You’ll get a lot of, (mostly unsolicited) advice during and after your pregnancy, (much of the “during” advice I got to avoid–one of very few upsides of covid), but I couldn’t help but laugh at each doctor’s take on what I could and couldn’t eat and drink. One told me that the occasional glass of wine was fine, another told me “nada”. The opinions on jamón were extremely divided and ranged from “absolutely nothing”, to “only if its been frozen for 24 hours”, to “if it’s good quality, it’s fine”. I was also told they could be “flexible with smoking, but not with eating ham”. The bottomline for me was, educate yourself, use your best judgement based on that, and do what you want. That being said, Enzo survived a few glasses of wine as well as a couple slices of jamón, and he seems to be alright.
7. The (forced) independence
My mom has never hid the fact that sleep has always been a priority, and that didn’t change when she had me. In fairness to her, things have changed a lot in 30 years, and the American Academy of Pediatrics now recommends room sharing with your newborn for at least the first 6 months of life. But back in 1988 the nurses asked her and my dad if they wanted to send me to the nursery for the night and send me they did. Knowing the recommendations and also wanting to be able to watch over my babe his first nights, I wasn’t going to send Enzo to the nursery anyway, but this is also easy to say because it was never an option. We were taken to our room, (in Spain you are put into three different rooms for labor/delivery, postpartum observation, and your room for the rest of your stay), told three pieces of advice how to keep our child alive and then left on our own to figure it out. I also was given very little support for breastfeeding, and no lactation consultants ever came around, (nor do I know there even were any available), and my ob’s best advice with breastfeeding was to “just relax”, so I probably could have used some more support in that area. I understand we are in the middle of a pandemic, but still, the lack of support, or, put in other words, excessive independence, was surprising.
8. The massive amount of paperwork
After almost eleven years here fighting Spanish bureaucracy and every third photocopy they require, I have no idea why I was still surprised by this. Perhaps because I thought maybe they would have in mind that you’ve just brought home a new human you’re trying to keep alive, so the last thing on your mind is registering your son’s birth, signing him up for social security, putting him on your insurance, sending your employer the paperwork from the hospital, and making sure social security has what they need so you get paid on your leave. Alas, I was wrong, Spanish bureaucracy couldn’t care less, and giving birth is no different. I must admit, though, it was slightly entertaining watching my husband wade through most of this process while I was home with bubs. He finally realized why I come home crying every time I have to deal with it.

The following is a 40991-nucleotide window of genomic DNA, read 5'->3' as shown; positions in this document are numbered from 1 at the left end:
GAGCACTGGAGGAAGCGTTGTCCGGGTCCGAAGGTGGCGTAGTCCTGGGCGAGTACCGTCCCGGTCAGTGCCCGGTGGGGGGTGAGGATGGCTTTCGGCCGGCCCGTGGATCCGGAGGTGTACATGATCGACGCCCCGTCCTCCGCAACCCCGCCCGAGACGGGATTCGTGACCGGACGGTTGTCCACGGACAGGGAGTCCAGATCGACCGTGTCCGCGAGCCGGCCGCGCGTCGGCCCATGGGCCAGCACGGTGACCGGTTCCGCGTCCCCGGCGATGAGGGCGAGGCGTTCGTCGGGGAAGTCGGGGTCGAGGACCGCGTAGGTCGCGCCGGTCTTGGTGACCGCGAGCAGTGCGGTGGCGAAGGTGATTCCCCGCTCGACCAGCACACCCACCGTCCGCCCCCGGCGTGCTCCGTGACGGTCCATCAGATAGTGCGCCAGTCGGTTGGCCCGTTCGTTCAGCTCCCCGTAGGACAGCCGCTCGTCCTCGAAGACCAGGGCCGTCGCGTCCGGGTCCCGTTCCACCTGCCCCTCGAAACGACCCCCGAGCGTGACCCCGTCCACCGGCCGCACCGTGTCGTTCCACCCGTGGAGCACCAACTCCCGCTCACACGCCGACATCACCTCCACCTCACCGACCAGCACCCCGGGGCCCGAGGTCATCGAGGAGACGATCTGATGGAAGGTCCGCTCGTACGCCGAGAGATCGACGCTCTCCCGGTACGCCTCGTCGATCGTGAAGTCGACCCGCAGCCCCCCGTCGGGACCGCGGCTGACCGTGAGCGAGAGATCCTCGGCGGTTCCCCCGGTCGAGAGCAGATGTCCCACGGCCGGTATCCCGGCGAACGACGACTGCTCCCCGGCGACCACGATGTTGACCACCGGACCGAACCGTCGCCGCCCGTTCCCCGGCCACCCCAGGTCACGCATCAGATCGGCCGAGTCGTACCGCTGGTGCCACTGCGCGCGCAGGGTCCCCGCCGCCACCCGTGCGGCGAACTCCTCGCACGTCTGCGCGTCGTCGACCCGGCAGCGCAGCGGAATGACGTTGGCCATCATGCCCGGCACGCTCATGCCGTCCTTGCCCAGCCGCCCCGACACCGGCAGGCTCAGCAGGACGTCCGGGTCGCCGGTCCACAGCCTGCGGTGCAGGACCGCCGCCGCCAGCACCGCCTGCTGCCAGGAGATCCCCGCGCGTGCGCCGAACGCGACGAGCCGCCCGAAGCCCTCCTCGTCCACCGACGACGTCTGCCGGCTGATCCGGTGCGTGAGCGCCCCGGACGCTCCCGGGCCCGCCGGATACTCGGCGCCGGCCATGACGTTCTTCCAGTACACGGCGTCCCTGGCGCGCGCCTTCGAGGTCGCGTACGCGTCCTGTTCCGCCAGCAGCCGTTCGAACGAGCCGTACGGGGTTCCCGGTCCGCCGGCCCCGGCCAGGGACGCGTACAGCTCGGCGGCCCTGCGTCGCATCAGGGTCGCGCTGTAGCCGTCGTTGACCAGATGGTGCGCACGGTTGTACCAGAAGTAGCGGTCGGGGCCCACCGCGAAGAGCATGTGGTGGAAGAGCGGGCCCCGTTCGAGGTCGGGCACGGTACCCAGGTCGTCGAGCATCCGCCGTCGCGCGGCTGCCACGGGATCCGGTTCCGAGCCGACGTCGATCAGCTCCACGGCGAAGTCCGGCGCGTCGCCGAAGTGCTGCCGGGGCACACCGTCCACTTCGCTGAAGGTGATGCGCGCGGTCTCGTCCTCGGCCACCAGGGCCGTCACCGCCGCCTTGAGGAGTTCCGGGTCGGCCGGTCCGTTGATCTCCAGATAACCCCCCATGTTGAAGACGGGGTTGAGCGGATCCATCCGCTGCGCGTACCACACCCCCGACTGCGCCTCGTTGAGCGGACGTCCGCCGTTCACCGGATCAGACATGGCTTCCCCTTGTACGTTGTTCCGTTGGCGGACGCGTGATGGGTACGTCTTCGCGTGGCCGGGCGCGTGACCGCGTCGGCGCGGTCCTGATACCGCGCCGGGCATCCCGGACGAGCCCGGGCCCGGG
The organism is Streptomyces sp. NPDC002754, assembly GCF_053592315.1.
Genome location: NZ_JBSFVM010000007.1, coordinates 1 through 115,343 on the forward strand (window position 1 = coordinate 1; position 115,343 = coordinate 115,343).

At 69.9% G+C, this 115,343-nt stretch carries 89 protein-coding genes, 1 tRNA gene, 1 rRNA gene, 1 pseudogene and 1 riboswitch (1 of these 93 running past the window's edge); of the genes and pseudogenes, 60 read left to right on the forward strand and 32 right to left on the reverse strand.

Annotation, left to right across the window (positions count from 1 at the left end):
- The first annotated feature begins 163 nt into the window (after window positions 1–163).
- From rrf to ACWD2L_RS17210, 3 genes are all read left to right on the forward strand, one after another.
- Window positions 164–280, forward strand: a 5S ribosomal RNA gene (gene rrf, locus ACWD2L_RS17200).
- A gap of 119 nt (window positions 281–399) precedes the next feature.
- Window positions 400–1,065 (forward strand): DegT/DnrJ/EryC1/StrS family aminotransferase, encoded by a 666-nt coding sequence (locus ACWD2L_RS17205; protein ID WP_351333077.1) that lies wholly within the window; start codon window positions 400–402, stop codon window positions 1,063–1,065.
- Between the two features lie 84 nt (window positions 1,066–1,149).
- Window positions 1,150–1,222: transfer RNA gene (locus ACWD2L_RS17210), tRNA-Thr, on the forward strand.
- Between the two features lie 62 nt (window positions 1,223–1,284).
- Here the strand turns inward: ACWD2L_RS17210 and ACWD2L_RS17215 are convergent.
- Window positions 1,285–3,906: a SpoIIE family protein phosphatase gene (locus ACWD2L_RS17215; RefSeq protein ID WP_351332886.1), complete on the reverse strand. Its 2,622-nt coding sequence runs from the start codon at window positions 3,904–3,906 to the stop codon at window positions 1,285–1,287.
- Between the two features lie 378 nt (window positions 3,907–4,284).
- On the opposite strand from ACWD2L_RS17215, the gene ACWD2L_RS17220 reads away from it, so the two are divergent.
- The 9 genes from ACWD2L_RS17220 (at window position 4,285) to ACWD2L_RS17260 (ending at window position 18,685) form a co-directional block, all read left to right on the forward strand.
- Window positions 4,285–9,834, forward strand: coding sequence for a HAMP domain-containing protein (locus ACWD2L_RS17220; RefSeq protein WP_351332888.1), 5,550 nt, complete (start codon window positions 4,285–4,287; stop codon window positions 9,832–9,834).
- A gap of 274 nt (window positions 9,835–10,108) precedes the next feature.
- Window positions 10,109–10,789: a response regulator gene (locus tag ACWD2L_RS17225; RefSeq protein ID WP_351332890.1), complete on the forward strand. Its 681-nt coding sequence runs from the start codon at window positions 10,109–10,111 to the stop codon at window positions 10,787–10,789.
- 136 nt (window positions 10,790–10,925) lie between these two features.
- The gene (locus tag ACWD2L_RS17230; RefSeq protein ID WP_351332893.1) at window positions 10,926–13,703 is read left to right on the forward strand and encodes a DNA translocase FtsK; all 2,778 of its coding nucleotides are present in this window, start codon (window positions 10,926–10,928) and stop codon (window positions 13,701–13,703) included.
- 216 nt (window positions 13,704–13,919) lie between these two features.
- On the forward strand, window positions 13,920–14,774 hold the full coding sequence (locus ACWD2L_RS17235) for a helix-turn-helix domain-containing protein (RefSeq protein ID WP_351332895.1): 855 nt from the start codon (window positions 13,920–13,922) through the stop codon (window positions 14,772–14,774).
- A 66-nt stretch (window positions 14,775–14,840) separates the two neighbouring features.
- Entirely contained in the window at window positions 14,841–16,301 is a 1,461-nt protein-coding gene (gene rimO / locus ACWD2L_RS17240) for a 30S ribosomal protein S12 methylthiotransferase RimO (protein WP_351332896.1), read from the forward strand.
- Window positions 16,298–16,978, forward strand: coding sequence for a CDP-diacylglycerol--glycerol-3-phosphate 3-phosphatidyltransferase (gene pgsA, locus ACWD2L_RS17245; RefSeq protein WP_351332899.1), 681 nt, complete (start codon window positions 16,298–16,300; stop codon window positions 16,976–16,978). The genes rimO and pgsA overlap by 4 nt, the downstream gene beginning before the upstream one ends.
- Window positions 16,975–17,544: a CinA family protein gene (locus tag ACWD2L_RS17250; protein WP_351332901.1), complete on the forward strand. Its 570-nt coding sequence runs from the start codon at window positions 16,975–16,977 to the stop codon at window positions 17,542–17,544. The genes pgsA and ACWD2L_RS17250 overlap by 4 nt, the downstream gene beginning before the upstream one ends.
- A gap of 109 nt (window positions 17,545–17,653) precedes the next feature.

9. The lack of lush-ness
Fine, I’ll admit it. I had images of a lush birthing suite where I could bring twinkly fairy lights and spray lavender and put my bluetooth speaker on and make myself right at home during the process of my beautiful birth. Okay, if I was honest with myself maybe I didn’t imagine it being THAT lush, but since I had opted for the private hospital because I knew for SURE I wanted my own room–a luxury not always guaranteed in the public hospital–I was expecting something a bit nicer than what I encountered. Don’t get me wrong, it wasn’t terrible by any means. The delivery room–(remember, three different rooms)–was big and sparse with your standard bed and newborn care unit, an in-room bathroom and a yoga ball. We were able to dim the lights as we waited, (ahem, slept) the seven hours for Enzo to arrive, and I’m sure we could have used a speaker (forgot it at home) and lavender spray (smell made me want to vomit), but it was certainly nothing to write home about. Our room for the next two nights, (standard time to spend at the hospital in Spain after giving birth), was a bit cozier and had a day bed/sofa sleeper for my husband and a TV, but again, pretty middle of the road compared to what I’ve seen in the States. Also, we had to pay for the TV if we wanted to watch.
10. The lack of birthing options
This was my first birth, so I wasn’t necessarily trying to go for a home birth or water birth or anything fancy, but from my research, it seems like these types of birthing options are not readily available to the general public in Spain. There was never any discussion neither with my midwife nor with my obgyn if I would have a hospital birth or what kind of birth I wanted. There is a possibility that that discussion might have been had during the prenatal classes which were cancelled due to covid, but I guess I’ll never know.
You might think after reading this that I didn’t enjoy my birthing experience in Spain, and in that you would be completely wrong. My overall experience throughout pregnancy and birth was fantastic, especially keeping in mind that all of it, every single part of it, could have been totally free if I hadn’t been paying for my private insurance. That incredible luxury is not lost on me. Me and my son were treated with the best care and respect throughout and I would 100% do it again…but I’ll give myself a few years, first.
If you’re interested in hearing more birth stories from expat moms in Spain, head over to Charlie’s Footsteps–a blog and shop from a British mom in Madrid–and read more!